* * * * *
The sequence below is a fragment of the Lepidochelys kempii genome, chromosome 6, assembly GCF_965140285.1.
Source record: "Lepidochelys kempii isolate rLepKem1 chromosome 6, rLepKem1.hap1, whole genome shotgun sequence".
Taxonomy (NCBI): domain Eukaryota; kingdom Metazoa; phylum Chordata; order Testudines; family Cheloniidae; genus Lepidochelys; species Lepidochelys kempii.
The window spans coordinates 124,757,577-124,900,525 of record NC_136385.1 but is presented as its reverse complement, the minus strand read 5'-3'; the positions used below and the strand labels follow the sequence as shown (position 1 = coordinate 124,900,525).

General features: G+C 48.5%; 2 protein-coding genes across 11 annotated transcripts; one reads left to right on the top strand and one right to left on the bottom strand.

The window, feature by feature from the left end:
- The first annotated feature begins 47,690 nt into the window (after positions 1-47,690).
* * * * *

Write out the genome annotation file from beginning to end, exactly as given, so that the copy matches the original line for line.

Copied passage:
The sequence below is a fragment of the Lepidochelys kempii genome, chromosome 6, assembly GCF_965140285.1.
Source record: "Lepidochelys kempii isolate rLepKem1 chromosome 6, rLepKem1.hap1, whole genome shotgun sequence".
Taxonomy (NCBI): domain Eukaryota; kingdom Metazoa; phylum Chordata; order Testudines; family Cheloniidae; genus Lepidochelys; species Lepidochelys kempii.
The window spans coordinates 124,757,577-124,900,525 of record NC_136385.1 but is presented as its reverse complement, the minus strand read 5'-3'; the positions used below and the strand labels follow the sequence as shown (position 1 = coordinate 124,900,525).

General features: G+C 48.5%; 2 protein-coding genes across 11 annotated transcripts; one reads left to right on the top strand and one right to left on the bottom strand.

The window, feature by feature from the left end:
- The first annotated feature begins 47,690 nt into the window (after positions 1-47,690).